April 2022
Volume 63, Issue 4
Open Access
Cornea  |   April 2022
Analysis of MicroRNA Expression in Tears of Patients with Herpes Epithelial Keratitis: A Preliminary Study
Author Affiliations
  • Yu Jeong Kim
    Department of Ophthalmology, Hanyang University Hospital, Hanyang University College of Medicine, Seoul, Republic of Korea
  • Yeji Yeon
    Department of Ophthalmology, Hanyang University Hospital, Hanyang University College of Medicine, Seoul, Republic of Korea
  • Won June Lee
    Department of Ophthalmology, Hanyang University Hospital, Hanyang University College of Medicine, Seoul, Republic of Korea
  • Yong Un Shin
    Department of Ophthalmology, Hanyang University Hospital, Hanyang University College of Medicine, Seoul, Republic of Korea
  • Heeyoon Cho
    Department of Ophthalmology, Hanyang University Hospital, Hanyang University College of Medicine, Seoul, Republic of Korea
  • Han Woong Lim
    Department of Ophthalmology, Hanyang University Hospital, Hanyang University College of Medicine, Seoul, Republic of Korea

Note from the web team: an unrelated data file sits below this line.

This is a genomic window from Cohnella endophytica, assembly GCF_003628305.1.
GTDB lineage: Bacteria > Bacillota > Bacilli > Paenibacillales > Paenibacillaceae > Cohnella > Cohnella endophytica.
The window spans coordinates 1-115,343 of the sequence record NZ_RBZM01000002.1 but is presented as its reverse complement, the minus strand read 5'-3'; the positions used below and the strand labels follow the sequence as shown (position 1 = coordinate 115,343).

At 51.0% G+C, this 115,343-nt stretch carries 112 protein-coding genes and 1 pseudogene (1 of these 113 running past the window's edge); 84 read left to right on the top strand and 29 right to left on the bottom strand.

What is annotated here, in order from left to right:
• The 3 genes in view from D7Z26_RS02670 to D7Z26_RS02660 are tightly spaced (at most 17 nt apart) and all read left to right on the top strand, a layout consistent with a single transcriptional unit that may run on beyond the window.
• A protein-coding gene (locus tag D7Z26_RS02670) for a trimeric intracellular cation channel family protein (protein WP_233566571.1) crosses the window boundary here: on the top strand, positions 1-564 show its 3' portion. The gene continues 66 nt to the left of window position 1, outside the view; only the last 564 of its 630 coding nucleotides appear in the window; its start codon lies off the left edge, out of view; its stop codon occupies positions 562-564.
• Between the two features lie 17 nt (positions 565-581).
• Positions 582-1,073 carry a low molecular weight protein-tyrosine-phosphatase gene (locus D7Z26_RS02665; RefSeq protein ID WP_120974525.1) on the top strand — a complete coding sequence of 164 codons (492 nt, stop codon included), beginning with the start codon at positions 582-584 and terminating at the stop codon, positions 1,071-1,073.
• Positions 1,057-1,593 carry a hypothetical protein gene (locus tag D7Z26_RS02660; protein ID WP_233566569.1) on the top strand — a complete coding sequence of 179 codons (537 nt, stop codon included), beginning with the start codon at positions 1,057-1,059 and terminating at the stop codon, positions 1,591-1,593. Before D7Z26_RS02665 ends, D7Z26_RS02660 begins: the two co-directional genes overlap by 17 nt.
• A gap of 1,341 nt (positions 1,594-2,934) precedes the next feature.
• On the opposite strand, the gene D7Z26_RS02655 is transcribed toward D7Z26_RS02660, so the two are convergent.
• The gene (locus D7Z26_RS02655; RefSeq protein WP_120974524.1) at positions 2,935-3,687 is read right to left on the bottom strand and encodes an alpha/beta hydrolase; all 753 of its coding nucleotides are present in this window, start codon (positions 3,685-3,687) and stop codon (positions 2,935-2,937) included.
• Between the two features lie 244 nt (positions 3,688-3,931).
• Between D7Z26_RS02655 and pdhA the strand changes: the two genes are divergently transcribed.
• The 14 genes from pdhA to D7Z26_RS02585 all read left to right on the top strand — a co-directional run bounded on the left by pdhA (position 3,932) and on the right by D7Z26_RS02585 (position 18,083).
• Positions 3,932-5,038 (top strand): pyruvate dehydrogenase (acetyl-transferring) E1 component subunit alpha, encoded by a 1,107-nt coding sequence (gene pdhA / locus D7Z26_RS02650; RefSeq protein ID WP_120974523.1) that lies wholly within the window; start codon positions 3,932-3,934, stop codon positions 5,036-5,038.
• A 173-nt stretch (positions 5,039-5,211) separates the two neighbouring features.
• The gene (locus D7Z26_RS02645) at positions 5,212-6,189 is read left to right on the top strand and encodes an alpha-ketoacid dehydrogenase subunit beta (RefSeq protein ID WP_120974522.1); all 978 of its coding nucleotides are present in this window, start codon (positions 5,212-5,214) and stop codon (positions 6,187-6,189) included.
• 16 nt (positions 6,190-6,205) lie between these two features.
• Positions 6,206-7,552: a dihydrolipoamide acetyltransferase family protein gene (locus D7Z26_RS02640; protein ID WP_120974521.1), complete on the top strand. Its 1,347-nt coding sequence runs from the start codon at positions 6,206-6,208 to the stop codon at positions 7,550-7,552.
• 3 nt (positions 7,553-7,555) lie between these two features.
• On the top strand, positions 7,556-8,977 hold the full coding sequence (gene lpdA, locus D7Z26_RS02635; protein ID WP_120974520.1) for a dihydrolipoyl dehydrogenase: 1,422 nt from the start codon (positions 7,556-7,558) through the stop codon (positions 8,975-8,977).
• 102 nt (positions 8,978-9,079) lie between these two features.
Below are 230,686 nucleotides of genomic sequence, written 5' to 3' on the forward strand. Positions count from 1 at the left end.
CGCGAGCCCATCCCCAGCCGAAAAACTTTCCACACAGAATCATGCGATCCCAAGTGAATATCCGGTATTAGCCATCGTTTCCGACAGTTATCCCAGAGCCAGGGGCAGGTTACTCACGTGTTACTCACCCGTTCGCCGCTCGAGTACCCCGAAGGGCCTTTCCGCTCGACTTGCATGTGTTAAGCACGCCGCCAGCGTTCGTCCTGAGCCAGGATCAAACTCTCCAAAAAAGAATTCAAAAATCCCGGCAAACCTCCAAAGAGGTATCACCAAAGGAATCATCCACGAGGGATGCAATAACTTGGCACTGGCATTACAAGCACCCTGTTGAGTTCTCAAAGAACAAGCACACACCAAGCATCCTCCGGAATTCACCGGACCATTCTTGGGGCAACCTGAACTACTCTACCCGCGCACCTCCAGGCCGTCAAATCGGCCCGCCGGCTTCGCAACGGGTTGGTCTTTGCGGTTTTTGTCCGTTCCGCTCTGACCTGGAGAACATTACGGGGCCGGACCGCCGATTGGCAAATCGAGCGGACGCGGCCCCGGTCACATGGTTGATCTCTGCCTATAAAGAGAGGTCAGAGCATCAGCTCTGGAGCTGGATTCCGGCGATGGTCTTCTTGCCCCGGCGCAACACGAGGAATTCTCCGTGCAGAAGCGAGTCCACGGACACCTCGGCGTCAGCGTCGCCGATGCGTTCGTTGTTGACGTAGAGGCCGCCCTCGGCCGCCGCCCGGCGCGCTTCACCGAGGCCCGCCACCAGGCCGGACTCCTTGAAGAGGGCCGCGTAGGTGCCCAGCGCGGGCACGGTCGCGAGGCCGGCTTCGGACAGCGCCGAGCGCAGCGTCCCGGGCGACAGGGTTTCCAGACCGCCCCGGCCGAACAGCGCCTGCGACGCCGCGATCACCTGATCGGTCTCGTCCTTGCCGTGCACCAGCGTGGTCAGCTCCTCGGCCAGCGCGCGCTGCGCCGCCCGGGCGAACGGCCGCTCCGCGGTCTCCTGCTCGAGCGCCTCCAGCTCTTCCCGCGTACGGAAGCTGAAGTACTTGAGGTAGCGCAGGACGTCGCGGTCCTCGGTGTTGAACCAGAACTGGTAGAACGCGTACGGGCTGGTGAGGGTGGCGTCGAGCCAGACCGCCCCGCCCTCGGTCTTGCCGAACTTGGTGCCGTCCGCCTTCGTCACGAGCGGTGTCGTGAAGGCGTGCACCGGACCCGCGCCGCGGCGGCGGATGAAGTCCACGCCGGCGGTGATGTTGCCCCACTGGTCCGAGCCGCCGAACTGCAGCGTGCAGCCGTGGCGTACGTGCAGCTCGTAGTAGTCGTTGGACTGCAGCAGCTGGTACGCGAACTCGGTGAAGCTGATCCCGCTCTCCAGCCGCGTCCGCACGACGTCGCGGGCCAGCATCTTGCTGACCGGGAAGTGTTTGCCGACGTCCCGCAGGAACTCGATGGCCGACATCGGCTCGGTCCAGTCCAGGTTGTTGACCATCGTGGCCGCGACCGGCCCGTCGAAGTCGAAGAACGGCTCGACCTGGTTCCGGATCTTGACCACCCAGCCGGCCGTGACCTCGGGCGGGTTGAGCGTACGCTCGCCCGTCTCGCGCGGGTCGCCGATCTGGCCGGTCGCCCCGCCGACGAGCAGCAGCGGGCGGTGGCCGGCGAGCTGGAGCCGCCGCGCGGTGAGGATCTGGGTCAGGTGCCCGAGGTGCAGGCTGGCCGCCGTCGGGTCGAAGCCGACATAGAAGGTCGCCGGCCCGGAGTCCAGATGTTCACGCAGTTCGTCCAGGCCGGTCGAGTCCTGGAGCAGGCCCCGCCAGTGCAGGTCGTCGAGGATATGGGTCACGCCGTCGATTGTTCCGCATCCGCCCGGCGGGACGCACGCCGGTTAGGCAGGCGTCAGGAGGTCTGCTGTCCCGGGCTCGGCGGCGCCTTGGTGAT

• Min Ho Kang
    Department of Ophthalmology, Hanyang University Hospital, Hanyang University College of Medicine, Seoul, Republic of Korea
Investigative Ophthalmology & Visual Science April 2022, Vol.63, 21. doi:https://doi.org/10.1167/iovs.63.4.21
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      Yu Jeong Kim, Yeji Yeon, Won June Lee, Yong Un Shin, Heeyoon Cho, Han Woong Lim, Min Ho Kang; Analysis of MicroRNA Expression in Tears of Patients with Herpes Epithelial Keratitis: A Preliminary Study. Invest. Ophthalmol. Vis. Sci. 2022;63(4):21. doi: https://doi.org/10.1167/iovs.63.4.21.

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Abstract

Purpose: Herpes epithelial keratitis (HEK) is the most common form of herpes simplex virus (HSV) eye involvement, and understanding the molecular mechanisms underlying HEK is important. We investigated the expression of microRNAs (miRNAs) in the tears of patients with HEK.